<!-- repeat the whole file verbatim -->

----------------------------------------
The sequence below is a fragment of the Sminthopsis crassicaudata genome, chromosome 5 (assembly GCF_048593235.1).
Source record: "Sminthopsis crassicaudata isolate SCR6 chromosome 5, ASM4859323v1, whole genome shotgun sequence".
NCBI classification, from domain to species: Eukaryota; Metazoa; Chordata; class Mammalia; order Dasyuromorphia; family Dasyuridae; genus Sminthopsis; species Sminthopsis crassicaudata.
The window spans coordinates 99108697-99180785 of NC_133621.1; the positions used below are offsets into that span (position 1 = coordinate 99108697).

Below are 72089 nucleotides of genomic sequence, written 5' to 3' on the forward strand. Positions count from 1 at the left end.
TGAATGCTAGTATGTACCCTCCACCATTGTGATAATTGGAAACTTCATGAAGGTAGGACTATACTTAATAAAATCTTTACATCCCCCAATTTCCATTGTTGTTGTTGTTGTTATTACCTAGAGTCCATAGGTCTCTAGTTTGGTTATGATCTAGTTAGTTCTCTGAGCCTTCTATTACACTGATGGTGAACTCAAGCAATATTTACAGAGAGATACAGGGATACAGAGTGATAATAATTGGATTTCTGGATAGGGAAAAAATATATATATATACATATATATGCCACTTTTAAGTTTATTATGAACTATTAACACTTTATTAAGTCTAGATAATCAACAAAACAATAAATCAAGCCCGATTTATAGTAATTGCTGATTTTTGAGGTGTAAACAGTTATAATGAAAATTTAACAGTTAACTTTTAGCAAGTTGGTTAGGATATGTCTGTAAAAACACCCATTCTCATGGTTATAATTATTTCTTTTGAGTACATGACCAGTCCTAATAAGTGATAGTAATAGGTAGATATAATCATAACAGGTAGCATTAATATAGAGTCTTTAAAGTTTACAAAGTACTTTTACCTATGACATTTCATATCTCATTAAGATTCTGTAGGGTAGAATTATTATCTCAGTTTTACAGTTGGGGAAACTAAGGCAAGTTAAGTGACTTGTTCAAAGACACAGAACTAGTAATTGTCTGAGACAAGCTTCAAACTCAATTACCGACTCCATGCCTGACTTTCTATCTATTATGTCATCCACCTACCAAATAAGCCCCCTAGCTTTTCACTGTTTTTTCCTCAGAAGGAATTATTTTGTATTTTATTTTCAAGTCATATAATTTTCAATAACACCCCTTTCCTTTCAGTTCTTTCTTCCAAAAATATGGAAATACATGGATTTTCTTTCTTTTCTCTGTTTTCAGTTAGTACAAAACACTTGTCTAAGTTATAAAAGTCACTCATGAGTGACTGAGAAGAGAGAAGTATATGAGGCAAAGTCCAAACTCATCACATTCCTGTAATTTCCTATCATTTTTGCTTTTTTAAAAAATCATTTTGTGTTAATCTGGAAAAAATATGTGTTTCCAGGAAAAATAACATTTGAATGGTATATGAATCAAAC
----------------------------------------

The sequence below is a fragment of the Sminthopsis crassicaudata genome, chromosome 5 (assembly GCF_048593235.1).
Source record: "Sminthopsis crassicaudata isolate SCR6 chromosome 5, ASM4859323v1, whole genome shotgun sequence".
NCBI classification, from domain to species: Eukaryota; Metazoa; Chordata; class Mammalia; order Dasyuromorphia; family Dasyuridae; genus Sminthopsis; species Sminthopsis crassicaudata.
The window spans coordinates 99108697-99180785 of NC_133621.1; the positions used below are offsets into that span (position 1 = coordinate 99108697).

Below are 72089 nucleotides of genomic sequence, written 5' to 3' on the forward strand. Positions count from 1 at the left end.
TGAATGCTAGTATGTACCCTCCACCATTGTGATAATTGGAAACTTCATGAAGGTAGGACTATACTTAATAAAATCTTTACATCCCCCAATTTCCATTGTTGTTGTTGTTGTTATTACCTAGAGTCCATAGGTCTCTAGTTTGGTTATGATCTAGTTAGTTCTCTGAGCCTTCTATTACACTGATGGTGAACTCAAGCAATATTTACAGAGAGATACAGGGATACAGAGTGATAATAATTGGATTTCTGGATAGGGAAAAAATATATATATATACATATATATGCCACTTTTAAGTTTATTATGAACTATTAACACTTTATTAAGTCTAGATAATCAACAAAACAATAAATCAAGCCCGATTTATAGTAATTGCTGATTTTTGAGGTGTAAACAGTTATAATGAAAATTTAACAGTTAACTTTTAGCAAGTTGGTTAGGATATGTCTGTAAAAACACCCATTCTCATGGTTATAATTATTTCTTTTGAGTACATGACCAGTCCTAATAAGTGATAGTAATAGGTAGATATAATCATAACAGGTAGCATTAATATAGAGTCTTTAAAGTTTACAAAGTACTTTTACCTATGACATTTCATATCTCATTAAGATTCTGTAGGGTAGAATTATTATCTCAGTTTTACAGTTGGGGAAACTAAGGCAAGTTAAGTGACTTGTTCAAAGACACAGAACTAGTAATTGTCTGAGACAAGCTTCAAACTCAATTACCGACTCCATGCCTGACTTTCTATCTATTATGTCATCCACCTACCAAATAAGCCCCCTAGCTTTTCACTGTTTTTTCCTCAGAAGGAATTATTTTGTATTTTATTTTCAAGTCATATAATTTTCAATAACACCCCTTTCCTTTCAGTTCTTTCTTCCAAAAATATGGAAATACATGGATTTTCTTTCTTTTCTCTGTTTTCAGTTAGTACAAAACACTTGTCTAAGTTATAAAAGTCACTCATGAGTGACTGAGAAGAGAGAAGTATATGAGGCAAAGTCCAAACTCATCACATTCCTGTAATTTCCTATCATTTTTGCTTTTTTAAAAAATCATTTTGTGTTAATCTGGAAAAAATATGTGTTTCCAGGAAAAATAACATTTGAATGGTATATGAATCAAAC